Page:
Four Business Tips From Apple & Steve Jobs

This morning, Apple hosted a press event which included a 45-minute Q&A session with CEO Steve Jobs. (Watch the video.) Jobs, who returned from a vacation in Hawaii to host this conference, was pretty open (i.e. he was spinning a little less and was fractionally more candid.) During the conversation with reporters, Jobs shared some interesting observations and anecdotes about Apple, his relationship with customers and of course the iPhone 4 debacle. When looking over my notes I saw some nuggets of wisdom which I feel are universal, regardless of how you may feel about Apple, Jobs and the company’s response to the iPhone 4 debacle. I have edited and clumped together some of Jobs’s responses for ease of reading.

Jobs on Solving Hard Problems

The best ideas win here at Apple. We have healthy debates in this company. We debate how to tie shoe laces and we even debate about what great is. We’re an engineering company, we think like engineers and scientists, and we think it’s the right way to solve real, hard problems. We try to have our cake and eat it too, we try to have great design and great performance. If you look at our products, that’s what we deliver. We are working really hard and we can’t run really faster. There are cars in the parking lots at all hours, people have cots in the office.

Lesson #1: Hard problems are solved by hard work and no compromises.

Jobs on Software & Apple’s Edge

When someone owns a primary technology and you use it, they are eventually going to beat you on it. In the computer business, we quickly realized that we didn’t have to make processors and hard drives. Instead it was the software that was the most important thing. We are pretty good at making software for iPods, PCS and the cloud and making them work together.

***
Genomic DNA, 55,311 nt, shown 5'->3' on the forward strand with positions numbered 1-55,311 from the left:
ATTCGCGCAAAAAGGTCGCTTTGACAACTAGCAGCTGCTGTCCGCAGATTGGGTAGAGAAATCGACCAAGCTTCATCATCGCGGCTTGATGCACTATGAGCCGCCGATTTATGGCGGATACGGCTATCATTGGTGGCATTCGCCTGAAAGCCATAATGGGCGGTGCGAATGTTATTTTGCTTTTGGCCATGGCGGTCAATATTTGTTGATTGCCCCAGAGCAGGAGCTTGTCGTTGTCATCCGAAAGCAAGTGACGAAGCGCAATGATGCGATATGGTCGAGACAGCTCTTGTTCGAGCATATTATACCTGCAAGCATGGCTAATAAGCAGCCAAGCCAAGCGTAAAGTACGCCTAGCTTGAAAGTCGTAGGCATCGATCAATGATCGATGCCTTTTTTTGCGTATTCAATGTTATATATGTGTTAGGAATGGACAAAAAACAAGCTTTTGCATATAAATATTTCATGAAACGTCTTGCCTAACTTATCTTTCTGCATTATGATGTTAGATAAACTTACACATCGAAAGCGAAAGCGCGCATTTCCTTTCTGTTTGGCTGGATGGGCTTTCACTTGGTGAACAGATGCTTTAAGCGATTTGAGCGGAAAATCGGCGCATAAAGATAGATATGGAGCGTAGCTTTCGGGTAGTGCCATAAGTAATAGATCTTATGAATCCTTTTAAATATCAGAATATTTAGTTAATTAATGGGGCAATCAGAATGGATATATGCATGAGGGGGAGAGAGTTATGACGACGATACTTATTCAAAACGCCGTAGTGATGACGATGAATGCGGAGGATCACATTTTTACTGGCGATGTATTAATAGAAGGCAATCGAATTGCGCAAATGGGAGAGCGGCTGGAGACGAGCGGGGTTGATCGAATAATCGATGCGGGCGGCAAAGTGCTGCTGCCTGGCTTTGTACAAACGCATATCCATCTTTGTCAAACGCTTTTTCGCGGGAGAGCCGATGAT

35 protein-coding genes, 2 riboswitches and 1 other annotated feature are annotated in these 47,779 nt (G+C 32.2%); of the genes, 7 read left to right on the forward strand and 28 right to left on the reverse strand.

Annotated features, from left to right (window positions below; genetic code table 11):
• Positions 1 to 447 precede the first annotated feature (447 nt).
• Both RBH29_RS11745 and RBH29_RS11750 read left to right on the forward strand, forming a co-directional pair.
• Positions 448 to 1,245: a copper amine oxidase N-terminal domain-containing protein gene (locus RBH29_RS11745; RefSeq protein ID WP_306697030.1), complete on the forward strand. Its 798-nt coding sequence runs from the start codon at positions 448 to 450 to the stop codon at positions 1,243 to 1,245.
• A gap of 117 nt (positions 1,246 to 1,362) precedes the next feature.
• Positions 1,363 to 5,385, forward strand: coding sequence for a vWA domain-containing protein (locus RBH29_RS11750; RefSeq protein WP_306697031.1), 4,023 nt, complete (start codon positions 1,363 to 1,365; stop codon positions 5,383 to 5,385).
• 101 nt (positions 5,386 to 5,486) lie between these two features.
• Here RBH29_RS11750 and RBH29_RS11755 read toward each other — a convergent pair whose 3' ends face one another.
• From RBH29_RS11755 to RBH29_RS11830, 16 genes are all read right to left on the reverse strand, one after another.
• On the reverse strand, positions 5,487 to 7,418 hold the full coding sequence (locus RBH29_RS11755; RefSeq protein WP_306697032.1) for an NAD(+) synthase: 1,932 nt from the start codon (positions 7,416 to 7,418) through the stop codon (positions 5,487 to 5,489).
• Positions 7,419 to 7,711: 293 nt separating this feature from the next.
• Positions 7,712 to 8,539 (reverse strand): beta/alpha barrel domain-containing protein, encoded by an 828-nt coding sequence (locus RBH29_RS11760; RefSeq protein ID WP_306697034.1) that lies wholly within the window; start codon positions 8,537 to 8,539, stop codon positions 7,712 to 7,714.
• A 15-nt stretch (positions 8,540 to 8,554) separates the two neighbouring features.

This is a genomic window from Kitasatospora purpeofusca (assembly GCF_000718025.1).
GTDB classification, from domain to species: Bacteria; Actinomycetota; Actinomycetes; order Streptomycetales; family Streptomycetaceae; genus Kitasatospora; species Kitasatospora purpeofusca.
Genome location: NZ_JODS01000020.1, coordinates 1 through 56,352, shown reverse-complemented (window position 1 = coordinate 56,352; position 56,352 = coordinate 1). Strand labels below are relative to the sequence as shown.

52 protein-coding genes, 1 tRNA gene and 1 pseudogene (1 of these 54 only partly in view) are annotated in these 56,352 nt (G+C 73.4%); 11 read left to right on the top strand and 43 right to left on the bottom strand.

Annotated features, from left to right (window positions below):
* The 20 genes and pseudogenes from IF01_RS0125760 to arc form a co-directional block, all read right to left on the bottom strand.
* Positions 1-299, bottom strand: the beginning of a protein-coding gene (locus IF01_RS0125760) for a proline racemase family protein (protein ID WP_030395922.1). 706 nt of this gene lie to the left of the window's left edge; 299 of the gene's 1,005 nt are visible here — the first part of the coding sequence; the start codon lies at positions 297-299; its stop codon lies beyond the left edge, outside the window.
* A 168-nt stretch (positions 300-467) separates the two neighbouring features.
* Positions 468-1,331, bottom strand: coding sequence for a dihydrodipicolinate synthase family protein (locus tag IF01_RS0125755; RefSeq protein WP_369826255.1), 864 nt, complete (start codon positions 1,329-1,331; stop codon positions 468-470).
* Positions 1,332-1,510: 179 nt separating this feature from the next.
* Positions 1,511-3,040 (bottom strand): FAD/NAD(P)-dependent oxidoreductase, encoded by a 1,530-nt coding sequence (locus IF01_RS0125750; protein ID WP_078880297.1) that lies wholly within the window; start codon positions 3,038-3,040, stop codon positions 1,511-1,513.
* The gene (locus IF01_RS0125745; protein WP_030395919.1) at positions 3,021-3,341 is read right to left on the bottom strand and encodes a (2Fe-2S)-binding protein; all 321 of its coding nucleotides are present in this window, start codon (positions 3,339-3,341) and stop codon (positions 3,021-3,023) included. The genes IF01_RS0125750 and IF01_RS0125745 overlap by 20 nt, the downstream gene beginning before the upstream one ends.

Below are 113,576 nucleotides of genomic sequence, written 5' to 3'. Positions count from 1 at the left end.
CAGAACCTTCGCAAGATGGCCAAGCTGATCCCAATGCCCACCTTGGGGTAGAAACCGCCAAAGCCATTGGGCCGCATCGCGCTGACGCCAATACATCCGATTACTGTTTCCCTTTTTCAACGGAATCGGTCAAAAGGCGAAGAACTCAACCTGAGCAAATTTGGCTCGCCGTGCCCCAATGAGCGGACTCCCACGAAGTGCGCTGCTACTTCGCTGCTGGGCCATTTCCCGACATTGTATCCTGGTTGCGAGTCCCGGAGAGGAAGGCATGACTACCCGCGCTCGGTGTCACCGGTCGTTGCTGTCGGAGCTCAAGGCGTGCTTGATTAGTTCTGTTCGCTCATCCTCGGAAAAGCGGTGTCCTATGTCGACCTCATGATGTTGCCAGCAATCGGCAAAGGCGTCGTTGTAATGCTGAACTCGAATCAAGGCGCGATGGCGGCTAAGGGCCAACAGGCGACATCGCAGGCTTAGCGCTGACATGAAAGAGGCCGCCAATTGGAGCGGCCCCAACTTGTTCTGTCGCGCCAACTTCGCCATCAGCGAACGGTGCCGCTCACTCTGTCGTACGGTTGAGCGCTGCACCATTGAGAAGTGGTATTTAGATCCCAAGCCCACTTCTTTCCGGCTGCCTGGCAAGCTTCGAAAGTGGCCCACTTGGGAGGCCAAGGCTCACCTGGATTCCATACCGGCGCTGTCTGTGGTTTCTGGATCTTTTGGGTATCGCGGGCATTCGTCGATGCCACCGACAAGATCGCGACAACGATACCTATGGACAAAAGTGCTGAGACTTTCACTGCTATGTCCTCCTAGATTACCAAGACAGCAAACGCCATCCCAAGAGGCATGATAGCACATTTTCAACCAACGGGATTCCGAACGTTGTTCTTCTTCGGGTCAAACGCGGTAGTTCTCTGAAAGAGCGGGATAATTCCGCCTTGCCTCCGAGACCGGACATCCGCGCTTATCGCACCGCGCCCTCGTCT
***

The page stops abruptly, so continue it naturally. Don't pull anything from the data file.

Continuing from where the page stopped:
And while others like Palm pioneered, we knew software was the primary technology for the phone business. We brought that software to the phone business in a way we’d never seen before. One of the things we did was make the process of updating your software an order of magnitude easier than it was before. We can frictionlessly distribute those updates… everybody’s copying Apple now, but we’re the first to do that in a practical way.

Lesson #2: Knowing your core competence and building on it is key to success.

Jobs on Customers

We care about every user and we are not going to stop till every customer is happy. When you love your customers, nothing is off the table. But we want to be data driven. There are some things we know that we did learn here. One thing is how much we love our customers and how we are going to take care of them. And when we succeed users reward us by staying our users. That is what drives us. When people are criticizing us, we take it very personally. When users have a problem, it is our problem.

We were stunned and upset and embarrassed by the Consumer Reports stuff, and the reason we didn’t say more is because we didn’t know enough. If we’d have done this event a week and a half ago, we wouldn’t have had half the data we have today. We take care of our customers. We appreciate them and we don’t take them for granted. I get a lot of email, and my address is out there. I can’t reply to all of these emails but I reply to some because they’re our customers, and I want to communicate with them.

Lesson#3: Regardless of your business, it is always has been, and will always be, about happiness of the customers.

Jobs on Investors

There are some customers who are happy. There are some customers who are not happy. And I apologize to them and we try and make them happy. We want investors who are in it for the long haul and are for the character of the company, not investors who just saw some news cross the wire and invested in the stock. (This was in response to a question regarding if he would apologize to investors who lost money as the stock declined.)

Lesson #4: Paying attention to short-term thinking (and thinkers) is only going to keep you relevant for a short time.

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